“Well this time of year, you need results and the fact that we could find a way to get a win in a game like this, with the way that we played and the way that they played [Cleveland played very well]… We didn’t have it tonight, but to get a win is a very good sign for our team.”

So went the accurate post-game synopsis by head coach Sheldon Keefe following a Toronto Marlies victory in Game 2 of their second-round series versus Cleveland despite getting vastly outplayed for the majority of regulation by the Monsters.

First Period

Held to just 16 shots in Game 1, a shoot-on-sight policy was put into action by the Monsters in the opening period, where they tested Kasimir Kaskisuo 13 times.

Toronto mustered just three shots on net in the first period yet found themselves ahead by a pair of goals before the midway point. The power play immediately came up trumps as the dynamic duo of Jeremy Bracco and Chris Mueller combined, with the latter finishing off a perfect backdoor feed from Toronto’s leading playoff scorer.

Joseph Duszak was only drafted into action on the blue line because of Calle Rosen’s absence due to injury, but the rookie defenseman made an immediate impact by scoring the second goal of the game. A slapshot from the right point beat an unsighted Brad Thiessen, who had his eyes taken away by two of his own defenders plus the big body of Marlies debutant Egor Korshkov

The latest addition to the Marlies almost increased the Toronto lead with three minutes remaining — Korshkov intercepted a pass in the offensive zone and comprehensively beat the last man back with a nice deke, but he fired his backhand attempt just wide of the post.

A response from the Monsters seemed like a matter of time and did arrive 60 seconds later when Toronto turned over possession twice inside their own zone and paid the price as Sonny Milano finished off the 2-1 goal after Dillon’s Simpson initial effort struck the post.

Cleveland should really have leveled the scoreline heading into the first intermission, but Trey Fix-Wolansky fired wide while all alone in the slot as more sloppy play from Toronto in their own end almost cost them a second time in the opening 20 minutes.

Second Period

The Monsters eventually leveled the game at 2-2 a little over three minutes into the second period.

From the top of the left circle, Dan DeSalvo’s shot may have taken a deflection off Mac Hollowell, but either way, Kaskisuo was caught flatfooted by a shot he probably wanted back.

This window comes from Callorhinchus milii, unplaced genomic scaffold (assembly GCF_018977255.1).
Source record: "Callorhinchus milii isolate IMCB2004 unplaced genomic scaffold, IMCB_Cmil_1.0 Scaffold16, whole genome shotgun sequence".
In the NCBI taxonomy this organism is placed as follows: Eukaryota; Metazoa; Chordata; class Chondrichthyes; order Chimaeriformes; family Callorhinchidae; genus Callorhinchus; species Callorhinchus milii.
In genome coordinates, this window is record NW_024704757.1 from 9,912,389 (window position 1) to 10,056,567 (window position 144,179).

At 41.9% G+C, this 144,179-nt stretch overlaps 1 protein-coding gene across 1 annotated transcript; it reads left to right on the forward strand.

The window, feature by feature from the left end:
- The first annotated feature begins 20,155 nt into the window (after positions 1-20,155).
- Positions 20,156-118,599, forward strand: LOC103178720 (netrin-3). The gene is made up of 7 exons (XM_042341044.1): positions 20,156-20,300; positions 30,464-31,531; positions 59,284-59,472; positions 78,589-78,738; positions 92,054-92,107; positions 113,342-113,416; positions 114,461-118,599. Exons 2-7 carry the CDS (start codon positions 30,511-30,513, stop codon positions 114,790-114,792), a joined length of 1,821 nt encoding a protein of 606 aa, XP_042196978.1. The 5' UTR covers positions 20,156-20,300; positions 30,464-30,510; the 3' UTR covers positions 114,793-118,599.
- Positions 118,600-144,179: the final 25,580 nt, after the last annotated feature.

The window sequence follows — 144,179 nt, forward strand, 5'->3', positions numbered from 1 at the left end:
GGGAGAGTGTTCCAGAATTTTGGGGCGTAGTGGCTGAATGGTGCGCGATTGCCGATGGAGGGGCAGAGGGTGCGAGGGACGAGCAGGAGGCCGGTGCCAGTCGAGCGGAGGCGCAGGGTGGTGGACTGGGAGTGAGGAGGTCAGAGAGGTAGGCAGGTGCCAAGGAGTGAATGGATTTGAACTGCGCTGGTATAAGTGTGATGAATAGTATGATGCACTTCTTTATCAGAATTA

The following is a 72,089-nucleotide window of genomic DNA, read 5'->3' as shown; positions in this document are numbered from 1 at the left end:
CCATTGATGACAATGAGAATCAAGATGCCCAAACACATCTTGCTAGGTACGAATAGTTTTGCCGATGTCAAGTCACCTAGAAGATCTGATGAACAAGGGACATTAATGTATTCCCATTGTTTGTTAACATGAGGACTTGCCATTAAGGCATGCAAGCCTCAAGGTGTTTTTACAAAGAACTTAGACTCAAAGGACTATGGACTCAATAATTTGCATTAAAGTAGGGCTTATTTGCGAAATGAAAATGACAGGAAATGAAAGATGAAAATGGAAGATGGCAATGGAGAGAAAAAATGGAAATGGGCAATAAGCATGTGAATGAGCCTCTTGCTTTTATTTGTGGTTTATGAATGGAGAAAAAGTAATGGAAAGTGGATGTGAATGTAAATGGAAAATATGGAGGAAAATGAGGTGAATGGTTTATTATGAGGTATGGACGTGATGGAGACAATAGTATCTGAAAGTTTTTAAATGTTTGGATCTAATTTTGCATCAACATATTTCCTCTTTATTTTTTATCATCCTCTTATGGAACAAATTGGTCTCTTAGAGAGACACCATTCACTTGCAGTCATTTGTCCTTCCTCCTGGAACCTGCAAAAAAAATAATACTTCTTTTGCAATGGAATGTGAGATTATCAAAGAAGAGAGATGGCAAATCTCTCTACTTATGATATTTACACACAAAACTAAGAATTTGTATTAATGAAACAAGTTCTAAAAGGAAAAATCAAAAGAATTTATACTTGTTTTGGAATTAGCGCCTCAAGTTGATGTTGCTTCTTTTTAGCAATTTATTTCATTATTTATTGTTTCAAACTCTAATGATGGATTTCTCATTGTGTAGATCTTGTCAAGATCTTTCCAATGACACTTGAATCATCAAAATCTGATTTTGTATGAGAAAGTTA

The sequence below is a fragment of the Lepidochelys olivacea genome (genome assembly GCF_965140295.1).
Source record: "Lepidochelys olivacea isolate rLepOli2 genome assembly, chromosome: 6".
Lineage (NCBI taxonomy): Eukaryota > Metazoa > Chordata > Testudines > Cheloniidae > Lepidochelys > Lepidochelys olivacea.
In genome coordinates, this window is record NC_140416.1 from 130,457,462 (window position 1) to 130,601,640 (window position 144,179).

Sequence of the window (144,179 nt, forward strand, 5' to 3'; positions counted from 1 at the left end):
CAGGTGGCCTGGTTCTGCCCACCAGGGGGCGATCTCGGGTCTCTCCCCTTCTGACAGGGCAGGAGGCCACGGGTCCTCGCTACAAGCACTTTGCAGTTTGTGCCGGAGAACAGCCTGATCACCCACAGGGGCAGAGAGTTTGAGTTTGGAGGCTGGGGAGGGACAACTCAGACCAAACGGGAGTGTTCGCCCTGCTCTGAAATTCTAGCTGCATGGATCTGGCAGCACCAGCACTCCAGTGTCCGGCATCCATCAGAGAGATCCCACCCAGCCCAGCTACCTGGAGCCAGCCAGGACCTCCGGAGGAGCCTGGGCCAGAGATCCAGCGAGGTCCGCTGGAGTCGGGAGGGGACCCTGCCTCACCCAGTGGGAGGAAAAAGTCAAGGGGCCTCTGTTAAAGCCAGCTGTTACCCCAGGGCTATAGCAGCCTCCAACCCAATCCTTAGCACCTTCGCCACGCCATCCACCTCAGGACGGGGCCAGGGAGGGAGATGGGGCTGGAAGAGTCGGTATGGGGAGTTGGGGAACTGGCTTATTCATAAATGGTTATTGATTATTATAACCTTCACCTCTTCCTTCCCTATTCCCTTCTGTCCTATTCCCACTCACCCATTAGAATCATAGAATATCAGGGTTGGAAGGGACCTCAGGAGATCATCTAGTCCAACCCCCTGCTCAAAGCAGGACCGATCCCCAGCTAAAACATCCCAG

Overall, the middle frame was a more evenly-played affair than the opening 20 minutes, but Cleveland still continued to hold the upper hand at even strength. Neither team made hay on a power play chance apiece, although Trevor Moore did strike the crossbar on Toronto’s man advantage.

The Monsters continued generating the better opportunities; Justin Wade really should have put them ahead with five minutes remaining while all alone in the slot, but Kaskisuo flung himself to his left to pull off a highlight-reel-worthy save.

Instead, the Marlies took back the lead heading into the second intermission thanks to a Swedish-Russian combination: Rasmus Sandin sent an outlet pass through the neutral zone that allowed Korshkov to split the Cleveland defense before the 22-year-old beat Thiessen with a low shot into the far corner of his net.

Third Period

Count out this Monsters team out at your own peril, however, as they responded again 40 seconds into the third period. A low shot from DeSalvo definitely took a deflection this time, producing a juicy rebound off Kaskisuo that set the stage for Ryan Collins to tie the game at three apiece.

Only 70 seconds elapsed before Cleveland should have gone ahead for the first time in the game. Ryan MacInnis streaked in all alone on the Toronto net, but Kaskisuo stood tall with a monumental save at that juncture in the game.

Toronto’s goaltender was called on 14 more times to ensure the two teams stayed tied at three apiece through the final frame of regulation.

Mark Letestu was denied on a Cleveland power play by another diving save to his left by Kaskisuo, who also performed robbery on Milano following a turnover by Duszak deep inside the Marlies zone.